Crucial to fire protection and beloved by dogs

All you need to know about Denver Water’s 21,000 hydrants.

December 14, 2018 | By: Jose Salas
Denver Water employees, Raymond Hebenstreit and Ernest Shears, thaw a fire hydrant with steam in 1940.
Denver Water employees, Raymond Hebenstreit and Ernest Shears, thaw a fire hydrant with steam in 1940.


As we head into the coldest months of the year, we present to you a 1940 picture of two Denver Water employees thawing out a Gaskill fire hydrant with steam.

Gaskill hydrants, such as the one in the picture, were installed in Denver in the 1890s. They incorporated a dry barrel draining system to prevent water from freezing inside the pipe connecting to the fire hydrant.

These days, Denver Water proactively uses propane burners when storms are forecast to prevent hydrants from freezing as part of its regular maintenance.

Most of the 21,000 fire hydrants that Denver Water maintains throughout the Denver metro area today are yellow and installed in lawns or sidewalk easements. Many people plant flowers or shrubs around them, although a city of Denver ordinance requires at least five feet of clearance to ensure the hydrant is reachable for both operation and maintenance.

Some hydrants in Denver Water’s service area are painted purple.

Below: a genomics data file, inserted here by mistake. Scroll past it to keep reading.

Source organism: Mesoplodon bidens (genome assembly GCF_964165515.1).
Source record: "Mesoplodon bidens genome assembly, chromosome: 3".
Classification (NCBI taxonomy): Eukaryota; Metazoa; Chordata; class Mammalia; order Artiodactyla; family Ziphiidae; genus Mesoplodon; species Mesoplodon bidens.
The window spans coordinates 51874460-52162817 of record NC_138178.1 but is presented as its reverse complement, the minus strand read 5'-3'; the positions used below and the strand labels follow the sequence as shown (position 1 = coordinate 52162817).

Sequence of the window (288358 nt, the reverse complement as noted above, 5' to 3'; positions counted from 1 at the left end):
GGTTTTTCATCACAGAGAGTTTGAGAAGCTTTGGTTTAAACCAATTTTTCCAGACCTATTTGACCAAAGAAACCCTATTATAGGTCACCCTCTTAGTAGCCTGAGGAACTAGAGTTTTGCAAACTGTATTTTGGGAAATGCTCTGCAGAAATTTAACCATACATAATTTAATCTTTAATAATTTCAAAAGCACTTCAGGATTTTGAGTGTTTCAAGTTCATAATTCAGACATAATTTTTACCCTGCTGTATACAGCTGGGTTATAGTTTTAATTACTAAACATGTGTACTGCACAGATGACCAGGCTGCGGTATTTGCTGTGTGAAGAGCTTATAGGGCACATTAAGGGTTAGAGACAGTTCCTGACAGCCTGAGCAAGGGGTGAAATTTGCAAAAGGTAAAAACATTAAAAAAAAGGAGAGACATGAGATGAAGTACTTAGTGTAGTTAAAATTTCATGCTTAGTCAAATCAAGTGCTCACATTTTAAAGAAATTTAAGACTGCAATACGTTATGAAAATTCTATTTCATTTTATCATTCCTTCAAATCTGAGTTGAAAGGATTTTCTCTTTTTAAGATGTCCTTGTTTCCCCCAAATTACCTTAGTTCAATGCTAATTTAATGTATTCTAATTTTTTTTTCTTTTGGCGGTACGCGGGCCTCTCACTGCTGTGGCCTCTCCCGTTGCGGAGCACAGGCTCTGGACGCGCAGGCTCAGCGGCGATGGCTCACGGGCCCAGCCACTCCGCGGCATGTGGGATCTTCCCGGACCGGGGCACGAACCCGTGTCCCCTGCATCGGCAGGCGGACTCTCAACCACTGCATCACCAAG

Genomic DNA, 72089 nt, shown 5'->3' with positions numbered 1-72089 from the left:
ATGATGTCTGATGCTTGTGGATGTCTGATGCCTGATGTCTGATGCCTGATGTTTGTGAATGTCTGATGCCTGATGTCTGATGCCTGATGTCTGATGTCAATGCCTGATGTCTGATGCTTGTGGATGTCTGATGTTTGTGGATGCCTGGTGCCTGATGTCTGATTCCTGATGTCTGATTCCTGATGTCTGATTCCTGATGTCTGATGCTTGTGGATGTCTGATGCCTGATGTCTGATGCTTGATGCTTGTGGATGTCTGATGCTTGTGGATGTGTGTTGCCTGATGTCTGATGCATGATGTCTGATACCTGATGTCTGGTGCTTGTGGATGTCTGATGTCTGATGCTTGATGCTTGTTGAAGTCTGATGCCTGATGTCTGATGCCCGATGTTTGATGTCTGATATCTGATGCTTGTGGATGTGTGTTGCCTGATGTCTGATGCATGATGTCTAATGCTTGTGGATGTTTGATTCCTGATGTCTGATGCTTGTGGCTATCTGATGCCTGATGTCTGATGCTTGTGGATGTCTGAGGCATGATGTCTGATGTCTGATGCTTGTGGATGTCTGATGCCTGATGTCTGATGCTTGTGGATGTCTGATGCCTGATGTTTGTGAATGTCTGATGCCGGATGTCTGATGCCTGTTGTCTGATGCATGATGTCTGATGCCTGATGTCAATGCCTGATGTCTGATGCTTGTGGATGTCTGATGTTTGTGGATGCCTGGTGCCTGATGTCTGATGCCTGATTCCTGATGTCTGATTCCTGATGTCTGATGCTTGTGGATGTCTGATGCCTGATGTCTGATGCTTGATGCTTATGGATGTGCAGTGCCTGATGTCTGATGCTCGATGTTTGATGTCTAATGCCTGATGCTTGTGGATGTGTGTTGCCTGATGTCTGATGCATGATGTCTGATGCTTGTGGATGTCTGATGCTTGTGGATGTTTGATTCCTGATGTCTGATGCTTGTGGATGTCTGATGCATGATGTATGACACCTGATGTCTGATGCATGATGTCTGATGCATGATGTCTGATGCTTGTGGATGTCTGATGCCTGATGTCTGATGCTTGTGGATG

But no, they are not purple for the Colorado Rockies (except during Rocktober). The purple hydrants hold water from our recycling plant. Some of our commercial customers use recycled water for irrigation, to power their cooling systems and even prepare for emergencies.

In the movies, you’ve probably seen a vehicle collide with a hydrant causing water to shoot into the air.

That’s the movies.

The reality is that newer versions of the Gaskill fire hydrant used by Denver Water include an underground valve to shut off the flow of water and help protect the supply line from damage. If a collision were to happen and disconnect the hydrant from the underground pipe, the valve would shut off and hold the water in the pipe, preventing water from spraying into the air.

Hydrants are flushed at dead ends, cul-de-sacs and pressure zone boundaries in the system to make sure water moves regularly through the distribution system. This helps to keep the water fresh.

Denver Water also collects water samples from fire hydrants, so we can test the quality throughout the distribution system.

For more information, here’s a Q&A on flushing water mains.

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